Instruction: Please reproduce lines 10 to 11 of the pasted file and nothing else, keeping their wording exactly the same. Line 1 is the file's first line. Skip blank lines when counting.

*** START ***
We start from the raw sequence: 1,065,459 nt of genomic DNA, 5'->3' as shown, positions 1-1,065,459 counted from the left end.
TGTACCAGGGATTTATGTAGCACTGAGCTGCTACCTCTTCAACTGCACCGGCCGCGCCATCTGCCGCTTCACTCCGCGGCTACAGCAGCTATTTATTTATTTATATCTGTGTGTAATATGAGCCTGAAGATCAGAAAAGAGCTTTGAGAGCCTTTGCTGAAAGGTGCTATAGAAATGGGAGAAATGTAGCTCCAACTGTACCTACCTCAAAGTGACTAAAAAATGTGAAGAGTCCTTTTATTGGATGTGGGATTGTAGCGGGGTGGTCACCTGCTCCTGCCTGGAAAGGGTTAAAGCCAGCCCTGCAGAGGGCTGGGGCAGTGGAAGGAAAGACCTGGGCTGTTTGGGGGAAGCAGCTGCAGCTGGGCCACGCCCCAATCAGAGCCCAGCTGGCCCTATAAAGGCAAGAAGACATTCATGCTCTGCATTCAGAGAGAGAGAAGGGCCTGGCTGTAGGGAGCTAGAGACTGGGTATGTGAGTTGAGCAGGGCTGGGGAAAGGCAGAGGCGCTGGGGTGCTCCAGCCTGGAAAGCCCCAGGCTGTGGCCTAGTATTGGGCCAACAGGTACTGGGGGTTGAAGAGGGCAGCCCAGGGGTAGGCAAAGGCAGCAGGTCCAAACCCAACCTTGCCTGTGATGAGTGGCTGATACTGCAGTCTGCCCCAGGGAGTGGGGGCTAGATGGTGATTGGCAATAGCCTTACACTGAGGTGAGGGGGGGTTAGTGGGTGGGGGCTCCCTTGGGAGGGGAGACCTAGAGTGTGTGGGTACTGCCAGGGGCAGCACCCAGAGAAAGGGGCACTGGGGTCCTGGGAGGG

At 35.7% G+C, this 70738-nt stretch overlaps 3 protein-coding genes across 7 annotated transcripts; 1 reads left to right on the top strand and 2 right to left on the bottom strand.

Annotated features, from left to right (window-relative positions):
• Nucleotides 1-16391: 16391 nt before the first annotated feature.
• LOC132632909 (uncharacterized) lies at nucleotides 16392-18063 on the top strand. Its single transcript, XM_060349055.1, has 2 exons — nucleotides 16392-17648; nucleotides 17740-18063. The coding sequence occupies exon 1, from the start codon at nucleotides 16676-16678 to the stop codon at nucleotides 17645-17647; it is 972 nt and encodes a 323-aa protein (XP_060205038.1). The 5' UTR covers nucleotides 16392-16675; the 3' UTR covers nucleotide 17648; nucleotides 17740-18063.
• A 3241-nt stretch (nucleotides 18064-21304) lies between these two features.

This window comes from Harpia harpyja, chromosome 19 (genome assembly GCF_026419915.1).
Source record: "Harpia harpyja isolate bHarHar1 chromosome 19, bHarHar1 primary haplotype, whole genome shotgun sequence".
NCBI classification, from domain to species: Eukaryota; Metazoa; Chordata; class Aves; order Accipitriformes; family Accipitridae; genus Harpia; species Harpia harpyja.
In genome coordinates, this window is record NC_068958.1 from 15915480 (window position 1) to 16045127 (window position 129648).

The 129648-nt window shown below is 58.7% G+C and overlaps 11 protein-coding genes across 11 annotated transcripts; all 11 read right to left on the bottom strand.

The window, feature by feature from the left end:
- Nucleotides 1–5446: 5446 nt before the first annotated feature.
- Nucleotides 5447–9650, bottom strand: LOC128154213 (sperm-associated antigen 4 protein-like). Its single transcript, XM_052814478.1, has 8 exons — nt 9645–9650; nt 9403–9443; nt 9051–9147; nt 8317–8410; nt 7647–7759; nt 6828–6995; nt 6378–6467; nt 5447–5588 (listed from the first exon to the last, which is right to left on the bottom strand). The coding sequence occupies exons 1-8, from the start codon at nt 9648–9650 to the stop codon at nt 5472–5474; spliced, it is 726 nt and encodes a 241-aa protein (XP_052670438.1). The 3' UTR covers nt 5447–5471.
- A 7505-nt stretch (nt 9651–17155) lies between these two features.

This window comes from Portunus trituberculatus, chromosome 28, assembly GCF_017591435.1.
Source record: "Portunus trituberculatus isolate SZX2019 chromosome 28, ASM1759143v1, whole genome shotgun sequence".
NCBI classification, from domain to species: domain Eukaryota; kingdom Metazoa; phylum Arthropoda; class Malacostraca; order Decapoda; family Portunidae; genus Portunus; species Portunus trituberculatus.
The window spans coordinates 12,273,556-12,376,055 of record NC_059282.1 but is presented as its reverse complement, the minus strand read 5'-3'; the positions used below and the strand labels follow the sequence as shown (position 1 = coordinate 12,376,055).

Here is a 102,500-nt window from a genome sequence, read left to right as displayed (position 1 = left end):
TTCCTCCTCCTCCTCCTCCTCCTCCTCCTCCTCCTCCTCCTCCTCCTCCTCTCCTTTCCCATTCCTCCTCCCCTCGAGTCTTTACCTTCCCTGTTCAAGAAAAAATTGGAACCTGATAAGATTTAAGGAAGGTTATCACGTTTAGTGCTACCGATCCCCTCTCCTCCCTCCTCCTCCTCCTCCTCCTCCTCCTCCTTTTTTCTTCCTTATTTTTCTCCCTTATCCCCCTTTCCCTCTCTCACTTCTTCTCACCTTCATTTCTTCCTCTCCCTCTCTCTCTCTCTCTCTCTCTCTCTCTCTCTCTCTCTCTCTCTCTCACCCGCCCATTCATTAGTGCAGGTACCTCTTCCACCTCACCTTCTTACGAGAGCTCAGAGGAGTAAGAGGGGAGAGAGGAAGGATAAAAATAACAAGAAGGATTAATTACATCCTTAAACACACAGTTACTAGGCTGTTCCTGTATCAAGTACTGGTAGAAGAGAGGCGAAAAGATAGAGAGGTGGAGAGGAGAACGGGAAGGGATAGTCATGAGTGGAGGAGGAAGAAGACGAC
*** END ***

NCBI classification, from domain to species: Eukaryota; Metazoa; Chordata; class Aves; order Accipitriformes; family Accipitridae; genus Harpia; species Harpia harpyja.
In genome coordinates, this window is record NC_068958.1 from 15915480 (window position 1) to 16045127 (window position 129648).